Given Bill de Blasio’s seemingly unique ability to be hated simultaneously by progressives and conservatives during his mayoralty, it should surprise no one that the mayor’s failure to create a clear program with clear designs and clear accountability frustrates the open streets supporters and also the opponents. One woman, who lives in the McGolrick Park area and started an anti-open streets petition on Change.org, is also upset that a program created by the city isn’t run by the city.

Photo: Noel Hidalgo
Here’s how some open streets barricades are treated in North Brooklyn. File photo: Noel Hidalgo

“This was started as a COVID program and it largely worked, but if this is going to continue, we need to know things like the hours, who’s in charge, what will be done about the trash, how will people who do have cars get around,” she said. “When I try to voice these concerns to people who have some kind of power, I get accused of attacking or misleading. The so-called ‘anti-open streets’ people are painted as vicious car-loving eco-terrorists. And that is really not the case.” (Well, except in the case of Rick Karr, or the people who vandalized the locks, or the people who run over and destroy barricades or the people who tossed all the new barricades into McGolrick Park the other day, or …)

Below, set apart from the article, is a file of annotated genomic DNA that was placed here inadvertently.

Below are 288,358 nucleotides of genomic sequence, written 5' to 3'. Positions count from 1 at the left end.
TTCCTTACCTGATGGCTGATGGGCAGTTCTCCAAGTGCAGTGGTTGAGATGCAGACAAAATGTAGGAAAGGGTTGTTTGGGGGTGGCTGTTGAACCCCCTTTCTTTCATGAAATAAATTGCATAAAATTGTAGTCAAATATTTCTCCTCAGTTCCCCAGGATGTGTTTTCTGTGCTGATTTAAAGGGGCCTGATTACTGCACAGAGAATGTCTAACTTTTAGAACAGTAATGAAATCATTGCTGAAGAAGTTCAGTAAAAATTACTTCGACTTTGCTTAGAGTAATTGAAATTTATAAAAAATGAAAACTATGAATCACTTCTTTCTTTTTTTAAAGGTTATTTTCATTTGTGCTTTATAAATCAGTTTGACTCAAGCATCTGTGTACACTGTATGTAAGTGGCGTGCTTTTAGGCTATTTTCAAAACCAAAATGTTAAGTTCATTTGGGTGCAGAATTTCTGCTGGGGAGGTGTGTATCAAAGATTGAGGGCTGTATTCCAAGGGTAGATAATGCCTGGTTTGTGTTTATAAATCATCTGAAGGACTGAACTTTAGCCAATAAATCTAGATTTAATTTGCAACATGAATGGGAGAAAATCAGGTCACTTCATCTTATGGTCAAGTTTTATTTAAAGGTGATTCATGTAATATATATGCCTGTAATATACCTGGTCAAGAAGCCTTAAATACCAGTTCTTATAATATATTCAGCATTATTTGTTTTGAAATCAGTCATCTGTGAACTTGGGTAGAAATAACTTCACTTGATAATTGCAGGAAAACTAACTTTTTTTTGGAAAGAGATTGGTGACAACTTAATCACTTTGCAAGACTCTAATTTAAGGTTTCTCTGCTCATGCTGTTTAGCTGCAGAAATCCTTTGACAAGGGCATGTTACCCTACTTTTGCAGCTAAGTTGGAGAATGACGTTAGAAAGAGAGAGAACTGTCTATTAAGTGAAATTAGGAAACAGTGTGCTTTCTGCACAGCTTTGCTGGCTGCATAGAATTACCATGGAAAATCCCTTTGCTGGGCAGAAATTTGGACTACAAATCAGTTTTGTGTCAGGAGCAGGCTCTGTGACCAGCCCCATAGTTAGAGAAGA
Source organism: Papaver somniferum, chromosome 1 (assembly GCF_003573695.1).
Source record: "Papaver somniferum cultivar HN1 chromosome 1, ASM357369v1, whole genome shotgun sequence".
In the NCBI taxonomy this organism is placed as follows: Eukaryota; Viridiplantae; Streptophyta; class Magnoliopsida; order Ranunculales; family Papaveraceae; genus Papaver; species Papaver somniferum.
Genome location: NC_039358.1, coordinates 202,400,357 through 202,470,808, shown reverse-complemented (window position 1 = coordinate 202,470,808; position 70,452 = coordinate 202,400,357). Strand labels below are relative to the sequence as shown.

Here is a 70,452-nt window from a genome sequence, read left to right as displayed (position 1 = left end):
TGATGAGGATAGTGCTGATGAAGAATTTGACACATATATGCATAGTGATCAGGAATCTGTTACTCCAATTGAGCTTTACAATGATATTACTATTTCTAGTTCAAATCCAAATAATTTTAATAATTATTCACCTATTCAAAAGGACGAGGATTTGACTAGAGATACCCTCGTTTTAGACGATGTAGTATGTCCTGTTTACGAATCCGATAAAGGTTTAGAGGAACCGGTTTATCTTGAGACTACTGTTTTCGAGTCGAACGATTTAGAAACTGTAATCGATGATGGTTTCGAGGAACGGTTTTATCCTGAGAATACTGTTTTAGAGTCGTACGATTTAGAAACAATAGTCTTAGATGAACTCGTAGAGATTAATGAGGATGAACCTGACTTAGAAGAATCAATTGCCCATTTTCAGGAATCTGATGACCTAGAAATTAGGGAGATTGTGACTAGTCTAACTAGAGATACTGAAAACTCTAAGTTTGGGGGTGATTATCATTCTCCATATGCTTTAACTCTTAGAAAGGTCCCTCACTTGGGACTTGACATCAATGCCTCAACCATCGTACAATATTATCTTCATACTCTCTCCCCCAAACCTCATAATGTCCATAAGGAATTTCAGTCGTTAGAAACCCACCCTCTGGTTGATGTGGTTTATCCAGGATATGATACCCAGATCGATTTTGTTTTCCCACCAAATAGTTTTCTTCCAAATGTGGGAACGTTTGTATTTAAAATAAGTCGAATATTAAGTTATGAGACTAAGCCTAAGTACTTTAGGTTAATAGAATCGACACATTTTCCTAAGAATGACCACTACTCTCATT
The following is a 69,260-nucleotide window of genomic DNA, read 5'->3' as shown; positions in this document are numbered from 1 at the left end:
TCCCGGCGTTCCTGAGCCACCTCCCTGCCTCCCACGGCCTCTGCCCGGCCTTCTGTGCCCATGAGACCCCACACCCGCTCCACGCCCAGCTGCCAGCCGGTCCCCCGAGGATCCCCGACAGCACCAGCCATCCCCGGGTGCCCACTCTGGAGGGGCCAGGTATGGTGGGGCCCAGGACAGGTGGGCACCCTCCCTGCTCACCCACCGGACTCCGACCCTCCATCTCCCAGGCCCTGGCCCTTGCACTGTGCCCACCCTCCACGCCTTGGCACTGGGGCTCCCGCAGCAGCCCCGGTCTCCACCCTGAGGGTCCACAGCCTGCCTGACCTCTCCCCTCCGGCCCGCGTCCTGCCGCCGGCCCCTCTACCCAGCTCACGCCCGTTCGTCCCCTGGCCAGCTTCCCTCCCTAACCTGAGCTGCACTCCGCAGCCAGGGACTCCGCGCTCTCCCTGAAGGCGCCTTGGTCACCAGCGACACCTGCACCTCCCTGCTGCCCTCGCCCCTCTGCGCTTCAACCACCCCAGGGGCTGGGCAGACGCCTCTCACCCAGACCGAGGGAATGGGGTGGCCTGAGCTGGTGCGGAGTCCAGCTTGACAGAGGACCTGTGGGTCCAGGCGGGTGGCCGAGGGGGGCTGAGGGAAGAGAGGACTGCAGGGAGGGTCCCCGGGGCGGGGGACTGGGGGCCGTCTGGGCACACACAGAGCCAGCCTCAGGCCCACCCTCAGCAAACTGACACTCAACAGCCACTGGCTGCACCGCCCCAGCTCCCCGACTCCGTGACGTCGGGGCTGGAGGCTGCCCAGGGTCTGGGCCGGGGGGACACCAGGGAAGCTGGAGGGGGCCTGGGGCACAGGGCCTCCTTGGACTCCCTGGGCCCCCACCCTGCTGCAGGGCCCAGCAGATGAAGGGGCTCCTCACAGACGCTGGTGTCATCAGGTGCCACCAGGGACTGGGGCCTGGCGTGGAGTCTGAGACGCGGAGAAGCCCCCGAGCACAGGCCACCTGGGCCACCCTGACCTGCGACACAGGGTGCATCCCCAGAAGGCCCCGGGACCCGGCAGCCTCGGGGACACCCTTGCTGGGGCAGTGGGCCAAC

The original petition didn’t do itself any favors thanks to a glaring inaccuracy — including an allegation that 1,000 parking spaces would be removed in the neighborhood. (The petition has been updated in the “updates” tab, but few people read through those.) The opponent claims she just wants the questions about the program resolved (she also claims she’s been harassed by open-streets supporters).